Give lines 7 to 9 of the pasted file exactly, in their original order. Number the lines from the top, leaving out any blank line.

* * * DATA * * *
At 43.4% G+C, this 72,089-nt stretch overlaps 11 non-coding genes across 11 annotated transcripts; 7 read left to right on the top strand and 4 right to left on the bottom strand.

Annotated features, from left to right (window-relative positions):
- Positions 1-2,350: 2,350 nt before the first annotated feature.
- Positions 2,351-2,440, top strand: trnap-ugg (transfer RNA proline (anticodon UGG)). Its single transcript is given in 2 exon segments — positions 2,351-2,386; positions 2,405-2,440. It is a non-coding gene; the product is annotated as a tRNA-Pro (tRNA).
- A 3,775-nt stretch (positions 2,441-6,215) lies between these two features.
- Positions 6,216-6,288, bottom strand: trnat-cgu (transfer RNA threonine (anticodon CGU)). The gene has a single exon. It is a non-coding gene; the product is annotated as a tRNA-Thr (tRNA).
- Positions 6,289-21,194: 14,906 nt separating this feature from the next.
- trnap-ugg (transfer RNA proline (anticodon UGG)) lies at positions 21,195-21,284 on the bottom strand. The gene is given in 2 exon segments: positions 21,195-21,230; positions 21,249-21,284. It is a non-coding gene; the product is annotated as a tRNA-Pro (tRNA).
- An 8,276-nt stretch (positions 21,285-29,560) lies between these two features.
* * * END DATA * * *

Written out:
- Positions 6,289-21,194: 14,906 nt separating this feature from the next.
- trnap-ugg (transfer RNA proline (anticodon UGG)) lies at positions 21,195-21,284 on the bottom strand. The gene is given in 2 exon segments: positions 21,195-21,230; positions 21,249-21,284. It is a non-coding gene; the product is annotated as a tRNA-Pro (tRNA).
- An 8,276-nt stretch (positions 21,285-29,560) lies between these two features.